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How Presidents Wage War Without Congress


Last week, the House of Representatives voted to require President Trump to seek congressional approval before taking further military action against Iran. The measure now goes to the Senate, where its fate is less certain. And President Trump is not expected to sign anything that restricts his authority, which raises the question, what are the limits to a president's power to make war? We posed that question to senior Washington correspondent Ron Elving.


FRANKLIN D ROOSEVELT: December 7, 1941 - a date which will live in infamy.

RON ELVING, BYLINE: Congress has not declared war on anyone since World War II.


UNIDENTIFIED PERSON #1: Congress, with overwhelming acclaim, then voted the declaration of a state of war, and the president signed it three hours after this historic scene.

ELVING: Yet the U.S. has made war since then in many parts of the world. How can this be? The Constitution was very clear that the power to declare war belonged exclusively to Congress. But when it came to actually waging a war, the Constitution followed its pattern of dividing the power between the executive and legislative branches. The president was to be the commander in chief of the armed forces, but the Congress was to raise and support those forces. The president gave the orders, but Congress had to pay for it. Congress had to pass the appropriations bills, levy the taxes and pass the debt measures necessary to finance the fighting.

That system worked for about a century and a half. Outside of declared wars, there were occasional commitments of troops outside the borders of the U.S. under several presidents. But Congress sat still for all that, seeing it as less than actual war or calculating that there was little to be gained by opposing it. In the decades since World War II, however, the challenge to the constitutional separation of powers has grown far more consequential. Throughout the decades, presidents committed U.S. troops to fight communists in the fight we knew as the Cold War.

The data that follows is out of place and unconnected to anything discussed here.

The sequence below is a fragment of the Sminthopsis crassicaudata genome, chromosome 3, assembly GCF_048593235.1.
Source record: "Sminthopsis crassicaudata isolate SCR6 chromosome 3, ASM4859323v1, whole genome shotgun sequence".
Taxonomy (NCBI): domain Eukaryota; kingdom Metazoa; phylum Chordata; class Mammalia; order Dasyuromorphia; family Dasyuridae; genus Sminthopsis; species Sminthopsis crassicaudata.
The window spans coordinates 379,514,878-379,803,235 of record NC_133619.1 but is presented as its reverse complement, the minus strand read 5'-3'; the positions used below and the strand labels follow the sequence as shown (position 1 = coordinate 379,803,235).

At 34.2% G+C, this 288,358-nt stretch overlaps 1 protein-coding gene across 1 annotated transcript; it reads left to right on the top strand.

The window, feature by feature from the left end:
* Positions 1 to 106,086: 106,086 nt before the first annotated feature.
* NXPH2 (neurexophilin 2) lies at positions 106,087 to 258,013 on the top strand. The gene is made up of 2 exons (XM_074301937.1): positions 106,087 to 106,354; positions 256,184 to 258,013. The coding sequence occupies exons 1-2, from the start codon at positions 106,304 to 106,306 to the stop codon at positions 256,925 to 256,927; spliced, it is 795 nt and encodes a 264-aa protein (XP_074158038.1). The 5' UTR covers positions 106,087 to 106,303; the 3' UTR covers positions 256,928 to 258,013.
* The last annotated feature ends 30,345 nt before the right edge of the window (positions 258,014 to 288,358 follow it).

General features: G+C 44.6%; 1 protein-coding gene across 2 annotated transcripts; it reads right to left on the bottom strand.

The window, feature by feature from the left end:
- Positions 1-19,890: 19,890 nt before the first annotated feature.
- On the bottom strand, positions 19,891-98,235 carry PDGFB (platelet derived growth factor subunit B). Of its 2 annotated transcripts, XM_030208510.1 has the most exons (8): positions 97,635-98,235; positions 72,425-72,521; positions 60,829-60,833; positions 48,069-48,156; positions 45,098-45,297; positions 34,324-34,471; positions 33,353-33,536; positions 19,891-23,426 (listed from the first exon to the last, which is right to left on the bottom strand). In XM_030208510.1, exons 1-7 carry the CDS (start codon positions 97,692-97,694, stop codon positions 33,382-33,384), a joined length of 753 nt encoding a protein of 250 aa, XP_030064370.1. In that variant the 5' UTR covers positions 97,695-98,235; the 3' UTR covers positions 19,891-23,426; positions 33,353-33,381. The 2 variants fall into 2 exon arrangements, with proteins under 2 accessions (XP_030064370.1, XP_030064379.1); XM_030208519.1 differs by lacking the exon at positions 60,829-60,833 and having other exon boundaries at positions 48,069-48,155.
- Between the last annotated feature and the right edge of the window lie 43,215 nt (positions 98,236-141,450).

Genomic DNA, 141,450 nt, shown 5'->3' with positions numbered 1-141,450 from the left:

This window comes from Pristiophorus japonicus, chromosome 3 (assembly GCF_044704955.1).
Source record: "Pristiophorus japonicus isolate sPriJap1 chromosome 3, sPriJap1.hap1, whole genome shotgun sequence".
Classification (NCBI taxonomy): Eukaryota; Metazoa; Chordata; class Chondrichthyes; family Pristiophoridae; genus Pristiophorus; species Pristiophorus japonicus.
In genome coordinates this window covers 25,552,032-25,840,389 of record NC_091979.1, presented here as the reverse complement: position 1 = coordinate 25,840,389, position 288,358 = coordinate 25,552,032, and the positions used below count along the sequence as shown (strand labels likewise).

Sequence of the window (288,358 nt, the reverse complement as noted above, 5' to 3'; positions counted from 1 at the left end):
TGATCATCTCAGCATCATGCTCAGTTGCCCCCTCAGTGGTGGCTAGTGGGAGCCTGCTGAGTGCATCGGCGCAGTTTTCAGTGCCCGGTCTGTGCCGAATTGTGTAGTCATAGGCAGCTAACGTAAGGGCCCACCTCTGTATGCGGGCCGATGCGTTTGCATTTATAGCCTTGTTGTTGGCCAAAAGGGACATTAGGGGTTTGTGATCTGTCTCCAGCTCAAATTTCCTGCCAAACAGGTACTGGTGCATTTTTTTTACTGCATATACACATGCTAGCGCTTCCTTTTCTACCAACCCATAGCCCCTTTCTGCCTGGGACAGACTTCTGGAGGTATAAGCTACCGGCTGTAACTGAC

UNIDENTIFIED PERSON #2: In Tokyo, the United States moved swiftly to translate into action the United Nations' call to arms against the aggressor. American occupation troops in Japan are hurried to the defense of the Korean republic.

UNIDENTIFIED PERSON #3: Combat units of the United States Marine Corps arrive in Vietnam, joining other Marines already there.

ELVING: The peak in the pattern was Lyndon Johnson's Gulf of Tonkin Resolution in 1964 that led to the escalation of the Vietnam War.


LYNDON B JOHNSON: This new act of aggression, aimed directly at our own forces, again brings home to all of us in the United States the importance of the struggle for peace and security in Southeast Asia.

ELVING: Nearly a decade later, as that conflict had stretched into another president's second term, Congress rallied to reassert its constitutional role.


JOHN CHANCELLOR: Good evening. The Congress of the United States, in a historic action today, made effective a limitation on the powers of the president to make war.

ELVING: In 1973, Democratic majorities in both chambers passed the War Powers Resolution, requiring the president to notify Congress within 48 hours when troops were sent into harm's way. That legislation also required presidents to end any foreign military action after 60 days unless Congress had declared war or passed an authorization for the use of military force, a phrase that's come to be known as an AUMF. Since then, however, the law has fallen short of its authors' intent, in part because presidents found ways to work around it and also because Congress has shown itself willing to follow the president's lead in matters of foreign conflict.